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PART 2: A NEW ATTITUDE


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‘We are really lacking in medical help’

Scarce services on Hawaii island make life even tougher for residents who already face higher rates of health and socioeconomic problems

By Mary Vorsino

POSTED:
LAST UPDATED: 04:09 a.m. HST, Apr 28, 2013


KONA >> When people come to see Dr. Anthony DeSalvo at Kona Community Hospital, they're usually pretty sick, and they usually have more than one medical problem.

The oncologist said his patient load is massive compared with the population and that his patients' cancers are oftentimes in advanced stages when they begin treatment.

MAIN OPTION

Kona Community Hospital is the primary health care facility serving West Hawaii:

>> Beds: 94

>> Employees: 406

>> Medical staff: 70

 

PATIENT CENSUS

3,153 Admissions

446 Births

17,811 Patient days

16,924 Emergency-room visits

Source: Hawaii Health Systems Corp., fiscal year 2012

He sees 28 to 32 people a day at the hospital, which primarily serves a rural area spanning from South Kohala to Pahala.

Part of the problem, he said, is the dearth of health care options for people in many areas of Hawaii island: Patients might drive up to two hours to get even basic treatment at the Kona facility. The lack of access to physicians means many people don't get the regular screenings needed to catch problems early.

The issue is one of increasing urgency, given the massive population growth on the island which is only forecast to continue.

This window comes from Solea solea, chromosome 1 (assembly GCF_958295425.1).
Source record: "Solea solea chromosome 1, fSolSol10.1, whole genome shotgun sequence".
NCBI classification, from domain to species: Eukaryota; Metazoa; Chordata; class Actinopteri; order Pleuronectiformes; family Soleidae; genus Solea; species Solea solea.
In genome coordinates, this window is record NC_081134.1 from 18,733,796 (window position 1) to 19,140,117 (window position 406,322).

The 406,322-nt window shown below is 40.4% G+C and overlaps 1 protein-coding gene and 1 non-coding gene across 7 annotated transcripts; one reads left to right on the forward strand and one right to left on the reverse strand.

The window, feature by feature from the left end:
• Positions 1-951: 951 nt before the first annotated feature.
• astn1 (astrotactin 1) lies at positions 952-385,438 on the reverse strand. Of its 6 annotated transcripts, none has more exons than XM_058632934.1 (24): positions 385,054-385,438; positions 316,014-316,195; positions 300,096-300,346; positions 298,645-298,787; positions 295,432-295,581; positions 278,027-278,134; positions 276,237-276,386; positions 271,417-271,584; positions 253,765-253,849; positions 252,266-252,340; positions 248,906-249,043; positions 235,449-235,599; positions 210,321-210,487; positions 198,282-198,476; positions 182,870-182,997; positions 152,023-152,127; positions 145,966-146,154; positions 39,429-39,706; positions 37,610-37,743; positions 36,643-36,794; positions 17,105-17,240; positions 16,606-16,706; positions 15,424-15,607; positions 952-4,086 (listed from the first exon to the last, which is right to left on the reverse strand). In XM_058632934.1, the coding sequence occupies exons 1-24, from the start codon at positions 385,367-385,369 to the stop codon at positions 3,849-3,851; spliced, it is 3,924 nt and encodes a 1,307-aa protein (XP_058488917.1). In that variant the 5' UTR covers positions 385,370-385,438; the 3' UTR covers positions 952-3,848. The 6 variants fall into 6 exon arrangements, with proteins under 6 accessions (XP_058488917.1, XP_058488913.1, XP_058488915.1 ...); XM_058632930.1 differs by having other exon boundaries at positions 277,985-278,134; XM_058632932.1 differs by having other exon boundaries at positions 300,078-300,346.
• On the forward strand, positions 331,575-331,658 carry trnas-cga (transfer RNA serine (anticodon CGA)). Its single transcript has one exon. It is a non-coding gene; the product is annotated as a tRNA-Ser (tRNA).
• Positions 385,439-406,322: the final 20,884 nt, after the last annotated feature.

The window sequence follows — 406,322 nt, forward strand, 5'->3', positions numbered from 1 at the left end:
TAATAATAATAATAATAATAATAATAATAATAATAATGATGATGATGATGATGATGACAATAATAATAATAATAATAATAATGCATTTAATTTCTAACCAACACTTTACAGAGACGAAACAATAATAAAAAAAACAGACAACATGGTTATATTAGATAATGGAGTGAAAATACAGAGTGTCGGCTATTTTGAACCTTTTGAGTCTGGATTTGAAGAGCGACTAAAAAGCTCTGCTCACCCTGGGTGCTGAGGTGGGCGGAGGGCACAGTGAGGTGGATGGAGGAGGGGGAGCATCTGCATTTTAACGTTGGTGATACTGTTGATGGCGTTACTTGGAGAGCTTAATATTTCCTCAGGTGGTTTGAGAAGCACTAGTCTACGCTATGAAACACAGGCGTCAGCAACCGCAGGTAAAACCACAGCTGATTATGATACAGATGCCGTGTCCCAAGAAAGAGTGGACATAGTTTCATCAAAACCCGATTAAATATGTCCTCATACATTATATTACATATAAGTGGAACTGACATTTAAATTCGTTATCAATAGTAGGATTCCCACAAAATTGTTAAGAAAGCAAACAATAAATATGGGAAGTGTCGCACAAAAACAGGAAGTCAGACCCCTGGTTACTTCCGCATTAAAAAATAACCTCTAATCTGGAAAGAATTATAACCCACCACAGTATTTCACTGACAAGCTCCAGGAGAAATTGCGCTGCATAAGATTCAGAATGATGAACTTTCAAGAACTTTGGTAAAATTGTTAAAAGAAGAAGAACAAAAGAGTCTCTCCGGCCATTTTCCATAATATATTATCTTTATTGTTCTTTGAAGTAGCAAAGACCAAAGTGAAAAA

A 2011 report to the Legislature from the Hawai'i Physician Workforce Assessment Project estimated that Hawaii island needs about 174 more doctors just to serve its current population.

By comparison, Oahu — whose population is five times larger than Hawaii island's — is short 331 doctors.

Complicating the shortage, Hawaii island residents are worse off on just about every health indicator, compared with statewide averages. They have higher rates of cancer and cardiovascular disease, and have lower life expectancies.

At the same time, nearly one-fifth of Hawaii County adults smoke (compared with 13 percent on Oahu), and 24 percent are overweight or obese.

And poverty rates are higher on Hawaii island: About 20 percent of residents live below the poverty line, double the percentage on Oahu.

"When you factor in the social determinants of health — education, economics, all those factors, all those social conditions — they are exacerbated here, which complicates the treatment of diseases," said Richard Taaffe, executive director of the West Hawaii Community Health Center.

THE CENTER OPENED in 2005, and that year saw about 900 patients. Today it has three clinics and about 11,000 patients.

The center serves an expansive area, from Kawaihae to Ocean View.

"We're filling in the pukas having to do with primary care," he said. "There's a tremendous need."

In addition to primary care physicians, the clinic offers behavioral health and pediatric dental services.

Taaffe said a lack of access to specialty care — from dermatologists to neurologists — is another hurdle for residents. The clinic has had to send some of its patients to Honolulu for care.

Hawaii County Councilman Greggor Ilagan said the shortage of health care services is also acute in his district in Puna, which has seen the biggest population increases on Hawaii island over the last decade.

Puna, now home to about 45,000 people, has a handful of small clinics and private practices, some of which aren't open daily.

"We are really lacking in medical help," said Ilagan.

To access most services, he said, people have to drive about 30 minutes to Hilo.

Back at Kona Community Hospital, population growth has translated into higher patient counts at the 94-bed facility, which was designated as a trauma center in 2011 along with Hilo Medical Center.

The hospital's emergency room saw 16,924 people in fiscal year 2012, up 44 percent from 2003.

Kona Community Hospital spokeswoman Judy Donovan said the facility, which is under the publicly funded Hawaii Health Systems Corp., is on track to see even more growth this year.

In March the hospital averaged about 60 emergency-room visits a day, up from about 50 in the same period a year ago.






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